(suggest from the Blue (-) rail one end of the resistor and connect the other end of the resistor to row 3 column c).
Hold up the LED, there is a long leg and a short leg.


borrowed from A Modular Life

orient the LED so the short leg is going into row 3 and the long leg is going to row 2- ( suggest plugging into column e).
Then you will connect the jumper wire. This will be your positive. Connect the jumper wire from the positive of the LED (remember we plugged it into row 2, so you will want to plug the jumper into one of the 4 remaining spots on row 2).

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Normally you would connect the jumper wire to the pin on the LaunchPad, but in this case we're going to leave that last wiring until later.
However, we will use this opportunity to test the LED.

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Take the jumper (with the female end) and touch it to the VCC pin of the LaunchPad. You should see the LED light up.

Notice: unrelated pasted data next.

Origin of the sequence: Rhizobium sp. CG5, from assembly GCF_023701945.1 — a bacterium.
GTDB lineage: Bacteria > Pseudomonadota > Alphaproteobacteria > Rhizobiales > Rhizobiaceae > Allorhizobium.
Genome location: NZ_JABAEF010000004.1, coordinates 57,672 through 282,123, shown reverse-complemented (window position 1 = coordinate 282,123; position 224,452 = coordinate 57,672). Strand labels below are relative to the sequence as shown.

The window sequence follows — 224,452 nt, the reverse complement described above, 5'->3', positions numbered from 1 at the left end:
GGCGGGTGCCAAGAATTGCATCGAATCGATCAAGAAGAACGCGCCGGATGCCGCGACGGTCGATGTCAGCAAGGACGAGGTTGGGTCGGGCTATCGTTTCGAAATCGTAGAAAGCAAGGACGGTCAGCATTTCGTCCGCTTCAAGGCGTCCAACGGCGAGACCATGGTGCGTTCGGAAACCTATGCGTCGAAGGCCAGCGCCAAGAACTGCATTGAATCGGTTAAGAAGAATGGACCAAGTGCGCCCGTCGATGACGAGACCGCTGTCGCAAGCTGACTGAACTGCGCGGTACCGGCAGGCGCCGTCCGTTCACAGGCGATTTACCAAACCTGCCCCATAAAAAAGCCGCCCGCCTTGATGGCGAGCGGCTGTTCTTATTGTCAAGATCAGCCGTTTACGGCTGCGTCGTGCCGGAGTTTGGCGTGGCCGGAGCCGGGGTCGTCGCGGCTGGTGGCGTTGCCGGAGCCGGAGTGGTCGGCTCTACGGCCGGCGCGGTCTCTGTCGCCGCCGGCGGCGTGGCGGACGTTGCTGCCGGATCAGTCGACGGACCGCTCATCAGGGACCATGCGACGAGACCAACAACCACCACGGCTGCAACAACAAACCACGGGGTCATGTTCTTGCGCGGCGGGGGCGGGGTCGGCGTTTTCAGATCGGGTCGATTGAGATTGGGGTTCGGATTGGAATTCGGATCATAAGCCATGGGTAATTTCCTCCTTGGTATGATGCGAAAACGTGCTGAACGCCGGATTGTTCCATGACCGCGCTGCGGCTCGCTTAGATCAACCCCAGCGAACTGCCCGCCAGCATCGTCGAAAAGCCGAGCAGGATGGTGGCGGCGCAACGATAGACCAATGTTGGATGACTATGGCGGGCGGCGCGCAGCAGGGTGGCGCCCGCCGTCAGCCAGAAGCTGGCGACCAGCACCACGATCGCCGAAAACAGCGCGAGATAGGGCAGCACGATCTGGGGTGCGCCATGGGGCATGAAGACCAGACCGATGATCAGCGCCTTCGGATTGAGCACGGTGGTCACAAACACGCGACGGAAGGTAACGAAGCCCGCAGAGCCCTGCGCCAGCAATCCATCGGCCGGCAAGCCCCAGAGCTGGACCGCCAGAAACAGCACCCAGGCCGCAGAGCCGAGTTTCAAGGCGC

Keep it disconnected and move to the next LED.



**For help here, look at this tutorial on how to use a breadboard and wire 1 LED by ScienceOnline here


Wire up the rest of the LED's, testing each one of them as you go along (touching the end of the positive jumper to VCC) and verifying that the LED does work.
This is how I wired mine:


LED A
LED B
LED C
LED D
LED E
LED F
LED G
+ or Cathode (longer lead of LED)
e2 e6 e10 e14 e18 e22 e26
- or Anode (shorter LED Lead)
e3 e7 e11 e15 e19 e23 e27
560K Resistor side 1
c3 c7 c11 c16 c19 c23 c27
560 K Resistor side 2
-3 -7 -11 -16 -19 -23 -27
Jumper Wire breadboard side)
a2 a6 a10 a14 a18 a22 a26
Jumper Wire LaunchPad Side
? ? ? ? ? ? ?

blink multiple LED



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Exercise1: Blink 1 LED If you did the previous post, you may skip this section
Now that you have the hardware all wired up, you're ready to start to connect the LaunchPad to the wires.
The first is to open up the Blink LED Example and load and execute the program.
If you have it open from the previous post, feel free to use that, but the first few steps may repeat what you have already done.

- Open Energia

Load the Blink LED Program.